The aims of this study were (i) to prospectively examine the association between BMI score and categories of BMI at childhood with the pubertal stages at adolescent; (ii) to study the prospective relationship between pubertal stages at 14 years and BMI score and its categories at 21 years; and (iii) to investigate whether childhood overweight or stage of puberty or both independently predict BMI and its categories at 21 years using a community-based birth cohort study.
The study population was from the Mater-University Study of Pregnancy and its Outcomes. This is a prospective study of 7223 women, and their offspring, who received antenatal care at a major public hospital in Brisbane between 1981 and 1983 and delivered a live singleton child who was not adopted before leaving the hospital.32 The mothers and children have been followed up with maternal questionnaires being administered at 3–5 days, 6 months, 5 and 14 years after pregnancy. At 14 and 21 years, the offspring were administered a health, sociodemographic and lifestyle questionnaire. At 5, 14 and 21 years follow-up, offspring were on average 5.51 (range: 4.50, 6.85), 13.91 (range: 12.48, 15.14) and 20.65 (range: 18.17, 23.53) years old, respectively. For the examination of the link between overweight/obesity at 5 years and stages of puberty, this study was restricted to 2897 offspring for whom we had measured both overweight/obesity at 5 years and puberty at 14 years. To examine the prospective association between puberty and overweight/obesity at 21 years, we had 2105 offspring for whom we had puberty at 14 years and measured overweight/obesity at 21 years.
Although the Mater-University Study of Pregnancy and its Outcomes mother cohort is not representative of the total population of women giving birth, it is likely to be a reasonable sample of lower-to-middle socioeconomic status women giving birth.33 About 90% of the mothers were Caucasian, only 4% were Asian and the rest were Aboriginal Islander. Children who could not participate were more likely to be from families with low income at birth, who have mothers who smoked throughout their pregnancy, and mothers and fathers with lower educational attainments.32, 33 Participants gave signed informed consent for their participation and that of their children. Full details of the study participants and measurements have been reported earlier.32, 33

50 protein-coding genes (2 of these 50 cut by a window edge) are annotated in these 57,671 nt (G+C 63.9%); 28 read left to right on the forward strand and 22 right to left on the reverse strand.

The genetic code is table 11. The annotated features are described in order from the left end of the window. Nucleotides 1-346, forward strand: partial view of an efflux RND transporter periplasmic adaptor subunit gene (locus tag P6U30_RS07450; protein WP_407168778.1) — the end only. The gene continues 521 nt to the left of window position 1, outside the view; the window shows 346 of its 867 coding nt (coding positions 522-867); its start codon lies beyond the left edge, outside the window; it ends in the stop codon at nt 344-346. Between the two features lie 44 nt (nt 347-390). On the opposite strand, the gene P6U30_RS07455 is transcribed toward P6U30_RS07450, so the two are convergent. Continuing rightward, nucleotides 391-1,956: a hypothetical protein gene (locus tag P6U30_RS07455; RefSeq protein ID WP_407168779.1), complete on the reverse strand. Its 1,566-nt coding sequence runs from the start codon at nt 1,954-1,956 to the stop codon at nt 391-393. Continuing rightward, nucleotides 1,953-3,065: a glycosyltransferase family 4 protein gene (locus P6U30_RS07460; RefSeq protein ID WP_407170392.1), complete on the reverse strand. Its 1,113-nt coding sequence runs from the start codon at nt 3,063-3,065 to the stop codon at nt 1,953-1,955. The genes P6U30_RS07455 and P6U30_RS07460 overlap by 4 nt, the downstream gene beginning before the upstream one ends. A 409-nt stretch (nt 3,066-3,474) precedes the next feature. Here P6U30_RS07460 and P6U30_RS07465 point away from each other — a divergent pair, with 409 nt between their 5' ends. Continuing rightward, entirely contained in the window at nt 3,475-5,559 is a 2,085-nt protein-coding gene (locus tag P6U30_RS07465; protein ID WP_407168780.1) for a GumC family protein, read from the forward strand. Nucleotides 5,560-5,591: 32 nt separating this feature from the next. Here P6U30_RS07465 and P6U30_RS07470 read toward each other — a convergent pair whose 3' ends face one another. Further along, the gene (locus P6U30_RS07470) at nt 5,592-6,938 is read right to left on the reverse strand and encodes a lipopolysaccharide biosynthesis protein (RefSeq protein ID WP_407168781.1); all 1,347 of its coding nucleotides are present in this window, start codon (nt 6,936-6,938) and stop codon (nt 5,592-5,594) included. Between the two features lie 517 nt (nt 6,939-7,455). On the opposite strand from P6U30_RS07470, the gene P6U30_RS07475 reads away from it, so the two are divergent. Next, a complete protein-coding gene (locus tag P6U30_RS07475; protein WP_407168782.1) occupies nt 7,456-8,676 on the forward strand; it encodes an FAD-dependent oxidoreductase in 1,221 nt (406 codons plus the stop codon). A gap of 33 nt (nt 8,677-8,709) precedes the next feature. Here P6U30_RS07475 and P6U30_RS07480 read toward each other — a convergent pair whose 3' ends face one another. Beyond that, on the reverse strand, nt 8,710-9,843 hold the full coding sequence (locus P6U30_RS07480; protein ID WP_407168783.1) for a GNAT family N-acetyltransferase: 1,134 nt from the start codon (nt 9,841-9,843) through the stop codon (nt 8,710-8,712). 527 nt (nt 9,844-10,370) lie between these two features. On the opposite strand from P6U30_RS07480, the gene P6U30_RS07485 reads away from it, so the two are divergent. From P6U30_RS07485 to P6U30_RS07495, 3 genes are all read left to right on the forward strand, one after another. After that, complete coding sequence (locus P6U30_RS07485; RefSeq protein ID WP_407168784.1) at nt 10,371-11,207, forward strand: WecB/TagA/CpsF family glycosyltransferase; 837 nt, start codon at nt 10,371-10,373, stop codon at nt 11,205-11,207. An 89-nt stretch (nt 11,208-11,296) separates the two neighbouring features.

We obtained self-reported data on pubertal development using Tanner drawings of the five stages of pubertal development, which for men involve the development of genitalia and pubic hair and for women, breasts and pubic hair.34, 35 Validation of the drawings has involved samples of men and women who completed the questionnaire and were examined by physician blind to their questionnaire responses. There were moderate-to-strong correlations between self-reports and physician assessments.34 More recent validations have confirmed that child/youth self-reports of pubertal development are in good agreement with independent ratings.36, 37
Body mass index
Body mass index at age 5 and 21 years follow-up was calculated from the measured weights and heights. In all assessments, the average of two measures of the participant's weight, lightly clothed with a scale accurate to 0.2 kg, was used. A portable stadiometer was used to measure height. Overweight or obesity was defined according to standard definitions derived from international surveys by Cole et al.38 BMI at 21 years was categorized into normal (BMI<25 kg/m2), overweight (BMI=25–29 kg/m2) and obese (BMI>=30 kg/m2) using the WHO classification of BMI cutoffs.39 To increase the statistical precision, we combined overweight and obese categories as overweight.
Combined measures of BMI at age 5 and puberty at 14 years
Combining four categories of pubertal stages with two categories of BMI (normal and overweight) at 5 years of age, we derived a composite indicator of pubertal stages and overweight status: normal BMI at age 5 years and pubertal stage 1 or 2, normal BMI at 5 years and pubertal stage 3, normal BMI at 5 years and pubertal stage 4, normal BMI at 5 years and pubertal stage 5, overweight at 5 years and pubertal stage 1/2, overweight at 5 years and pubertal stage 3, overweight at 5 years and pubertal stage 4 and overweight at 5 years and pubertal stage 5. Using these mutually exclusive categories, we aim to determine whether childhood overweight or early stages of puberty or their combination prospectively predicts young adults’ BMI and overweight status.
Confounders or mediators